8:00     Sites, Survey, and Ceramics: A GIS-based Approach to Modeling Early Prehistoric Settlement Patterns in the Upper Mun River Valley, Northeast Thailand (Caitlin Evans)

8:15     “Reconstructing” an Archaeological Landscape of NW Cambodia Beyond the Borders of the Greater Angkor Using Satellite Imaging (Kasper Jan Hanus and Emilia Smagur)

8:30     Hydraulic Nodes of Empire—Redux: Evaluating the Role of Artificial Water Tanks as Indicators of Territorial Control in Cambodia’s Medieval Landscape (6th to 15th c. CE) (Mitch Hendrickson)

8:45     Evaluating the Sustainability of an Angkor-Period Engineered Landscape at Koh Ker, Cambodia (Sarah Klassen, Damian Evans, Terry Lustig, Barry le Plastrier and Eileen Lustig)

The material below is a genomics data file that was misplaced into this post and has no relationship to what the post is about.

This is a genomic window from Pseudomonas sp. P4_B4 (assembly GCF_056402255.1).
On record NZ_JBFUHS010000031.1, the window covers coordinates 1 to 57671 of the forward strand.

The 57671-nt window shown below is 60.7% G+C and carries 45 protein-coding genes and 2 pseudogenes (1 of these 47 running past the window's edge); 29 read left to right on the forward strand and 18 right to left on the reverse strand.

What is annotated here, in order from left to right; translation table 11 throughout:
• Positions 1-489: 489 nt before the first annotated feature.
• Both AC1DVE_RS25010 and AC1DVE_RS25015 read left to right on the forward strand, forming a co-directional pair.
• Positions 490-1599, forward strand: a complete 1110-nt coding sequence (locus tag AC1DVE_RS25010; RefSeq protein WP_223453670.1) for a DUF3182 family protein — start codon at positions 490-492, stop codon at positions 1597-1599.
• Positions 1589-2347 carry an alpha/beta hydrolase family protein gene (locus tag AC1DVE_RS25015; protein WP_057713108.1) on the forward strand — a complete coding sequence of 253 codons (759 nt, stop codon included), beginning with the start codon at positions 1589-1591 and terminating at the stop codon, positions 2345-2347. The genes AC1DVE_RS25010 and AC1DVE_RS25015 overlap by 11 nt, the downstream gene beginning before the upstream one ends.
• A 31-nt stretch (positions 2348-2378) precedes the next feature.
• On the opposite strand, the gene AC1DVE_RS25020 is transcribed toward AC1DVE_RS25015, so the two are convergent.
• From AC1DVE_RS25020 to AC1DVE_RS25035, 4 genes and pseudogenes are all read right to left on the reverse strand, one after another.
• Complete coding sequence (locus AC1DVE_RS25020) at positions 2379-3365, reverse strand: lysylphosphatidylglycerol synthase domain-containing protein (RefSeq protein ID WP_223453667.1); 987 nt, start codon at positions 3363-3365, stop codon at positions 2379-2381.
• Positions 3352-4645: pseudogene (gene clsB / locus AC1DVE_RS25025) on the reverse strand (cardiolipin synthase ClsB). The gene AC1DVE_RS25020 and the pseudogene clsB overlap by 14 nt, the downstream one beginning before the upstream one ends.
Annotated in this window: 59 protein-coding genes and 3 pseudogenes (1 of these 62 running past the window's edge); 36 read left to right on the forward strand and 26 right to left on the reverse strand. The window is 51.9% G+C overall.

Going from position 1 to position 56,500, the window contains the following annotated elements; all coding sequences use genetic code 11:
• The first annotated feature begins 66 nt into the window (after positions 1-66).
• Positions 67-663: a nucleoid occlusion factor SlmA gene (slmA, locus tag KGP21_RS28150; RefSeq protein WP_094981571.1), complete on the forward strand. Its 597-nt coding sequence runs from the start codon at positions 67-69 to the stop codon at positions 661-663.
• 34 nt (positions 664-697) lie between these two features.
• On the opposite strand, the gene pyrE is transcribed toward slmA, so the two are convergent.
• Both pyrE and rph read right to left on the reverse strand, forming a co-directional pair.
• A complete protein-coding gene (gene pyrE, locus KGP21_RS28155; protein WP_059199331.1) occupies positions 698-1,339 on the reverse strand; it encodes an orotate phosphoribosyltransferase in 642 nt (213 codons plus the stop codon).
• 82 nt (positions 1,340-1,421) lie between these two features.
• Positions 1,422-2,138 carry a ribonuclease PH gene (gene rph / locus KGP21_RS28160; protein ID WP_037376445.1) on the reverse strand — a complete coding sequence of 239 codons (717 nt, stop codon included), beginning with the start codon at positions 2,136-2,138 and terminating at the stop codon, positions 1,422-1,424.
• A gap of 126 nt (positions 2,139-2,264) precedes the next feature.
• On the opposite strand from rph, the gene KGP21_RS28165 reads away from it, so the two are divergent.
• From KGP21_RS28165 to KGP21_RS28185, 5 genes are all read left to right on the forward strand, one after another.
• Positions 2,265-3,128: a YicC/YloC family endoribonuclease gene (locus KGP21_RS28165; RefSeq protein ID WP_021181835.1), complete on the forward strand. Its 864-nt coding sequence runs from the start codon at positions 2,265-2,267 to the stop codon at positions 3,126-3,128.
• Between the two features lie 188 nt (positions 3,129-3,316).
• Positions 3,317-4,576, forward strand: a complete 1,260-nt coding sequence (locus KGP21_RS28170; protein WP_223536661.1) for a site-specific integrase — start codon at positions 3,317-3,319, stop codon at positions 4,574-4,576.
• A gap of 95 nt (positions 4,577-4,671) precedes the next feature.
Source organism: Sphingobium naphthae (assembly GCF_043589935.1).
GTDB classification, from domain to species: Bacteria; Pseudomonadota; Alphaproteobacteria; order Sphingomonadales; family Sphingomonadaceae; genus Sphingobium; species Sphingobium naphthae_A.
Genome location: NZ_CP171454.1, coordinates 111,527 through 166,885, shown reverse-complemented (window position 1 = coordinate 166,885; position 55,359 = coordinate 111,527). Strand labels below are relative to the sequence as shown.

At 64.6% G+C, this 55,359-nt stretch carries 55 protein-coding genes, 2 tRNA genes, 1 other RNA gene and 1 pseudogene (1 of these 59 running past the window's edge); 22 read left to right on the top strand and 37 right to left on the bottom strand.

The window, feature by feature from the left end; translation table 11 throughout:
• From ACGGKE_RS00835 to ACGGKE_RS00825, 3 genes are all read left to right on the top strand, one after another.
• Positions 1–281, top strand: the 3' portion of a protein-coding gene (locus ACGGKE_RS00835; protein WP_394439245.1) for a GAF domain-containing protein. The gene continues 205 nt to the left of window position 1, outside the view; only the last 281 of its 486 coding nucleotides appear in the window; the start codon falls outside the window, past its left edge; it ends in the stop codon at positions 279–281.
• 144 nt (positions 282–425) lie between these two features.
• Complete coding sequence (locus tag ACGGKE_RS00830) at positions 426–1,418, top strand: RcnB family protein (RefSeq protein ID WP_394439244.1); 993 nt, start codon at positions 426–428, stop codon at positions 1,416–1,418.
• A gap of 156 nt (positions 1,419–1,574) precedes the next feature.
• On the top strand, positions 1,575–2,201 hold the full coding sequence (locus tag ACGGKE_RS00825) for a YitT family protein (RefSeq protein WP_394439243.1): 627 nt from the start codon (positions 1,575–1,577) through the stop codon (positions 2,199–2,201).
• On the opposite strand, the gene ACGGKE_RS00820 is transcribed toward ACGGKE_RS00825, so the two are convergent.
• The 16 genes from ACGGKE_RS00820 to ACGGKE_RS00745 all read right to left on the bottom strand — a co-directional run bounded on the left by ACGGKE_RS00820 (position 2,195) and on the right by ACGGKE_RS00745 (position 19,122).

9:00     Environmental Preconditions and Human Response: Subsistence Practices at Prehistoric Settlement Sites in the Liangshan Area, Southwest China (Anke Hein)

9:15     The Environmental History of Settlement at Co Loa, Vietnam: A Preliminary Pollen Sequence (Tegan McGillivray and Nam Kim)

9:30     Archaeobotany in Southeast Asia: What Have We Learned So Far? (Cristina Castillo)

9:45     Early Subsistence Practices at Prehistoric Dadunzi in Yuanmou, Yunnan: New Evidence for the Origins of Early Agriculture in Southwest China (Hetian Jin, Xu Liu, Rui Min, Xiaorui Li and Xiaohong Wu)

10:00   Roland Fletcher (Discussant)

10:15   Anke Hein (Discussant)

10:30   Questions and Answers


Recent Advances in the Settlement and Landscape Archaeology of Southwest China and Southeast Asia Part II: The Micro Perspective of Internal Settlement Organization and Object Production